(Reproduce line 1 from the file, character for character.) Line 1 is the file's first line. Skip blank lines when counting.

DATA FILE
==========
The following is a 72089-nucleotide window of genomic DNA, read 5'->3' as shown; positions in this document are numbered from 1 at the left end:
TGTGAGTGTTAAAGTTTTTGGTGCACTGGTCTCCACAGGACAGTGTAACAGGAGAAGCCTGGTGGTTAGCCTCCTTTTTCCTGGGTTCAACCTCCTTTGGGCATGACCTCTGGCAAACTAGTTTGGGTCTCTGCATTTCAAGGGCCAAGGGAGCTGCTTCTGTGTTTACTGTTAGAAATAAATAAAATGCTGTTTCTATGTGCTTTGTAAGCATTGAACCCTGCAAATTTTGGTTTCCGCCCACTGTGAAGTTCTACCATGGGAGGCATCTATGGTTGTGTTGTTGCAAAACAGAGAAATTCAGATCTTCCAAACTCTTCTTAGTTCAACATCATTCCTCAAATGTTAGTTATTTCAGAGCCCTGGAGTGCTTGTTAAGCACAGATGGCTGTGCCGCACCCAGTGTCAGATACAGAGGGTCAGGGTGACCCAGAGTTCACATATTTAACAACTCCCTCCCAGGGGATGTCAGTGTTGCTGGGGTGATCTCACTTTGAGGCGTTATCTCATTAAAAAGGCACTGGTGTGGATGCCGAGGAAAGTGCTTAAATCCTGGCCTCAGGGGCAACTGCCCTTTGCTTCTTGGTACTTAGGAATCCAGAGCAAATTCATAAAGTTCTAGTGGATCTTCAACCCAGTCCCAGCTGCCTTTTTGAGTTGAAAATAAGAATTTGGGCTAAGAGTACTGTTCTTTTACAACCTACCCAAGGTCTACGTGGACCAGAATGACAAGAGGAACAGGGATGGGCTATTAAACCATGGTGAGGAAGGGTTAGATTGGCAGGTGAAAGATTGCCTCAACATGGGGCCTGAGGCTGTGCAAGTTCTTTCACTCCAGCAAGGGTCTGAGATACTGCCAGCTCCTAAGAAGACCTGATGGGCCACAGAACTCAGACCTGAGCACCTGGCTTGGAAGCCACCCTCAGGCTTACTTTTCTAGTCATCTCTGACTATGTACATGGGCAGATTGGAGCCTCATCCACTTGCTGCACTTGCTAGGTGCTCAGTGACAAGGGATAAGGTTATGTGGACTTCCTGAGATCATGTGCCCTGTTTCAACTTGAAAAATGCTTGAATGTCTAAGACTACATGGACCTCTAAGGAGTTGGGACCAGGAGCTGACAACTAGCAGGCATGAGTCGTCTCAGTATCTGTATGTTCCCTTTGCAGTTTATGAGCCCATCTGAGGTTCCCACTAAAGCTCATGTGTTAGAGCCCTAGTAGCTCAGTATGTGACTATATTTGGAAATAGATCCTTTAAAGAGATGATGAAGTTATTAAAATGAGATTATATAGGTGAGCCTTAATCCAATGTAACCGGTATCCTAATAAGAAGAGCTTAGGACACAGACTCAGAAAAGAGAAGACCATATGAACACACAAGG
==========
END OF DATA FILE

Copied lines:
The following is a 72089-nucleotide window of genomic DNA, read 5'->3' as shown; positions in this document are numbered from 1 at the left end: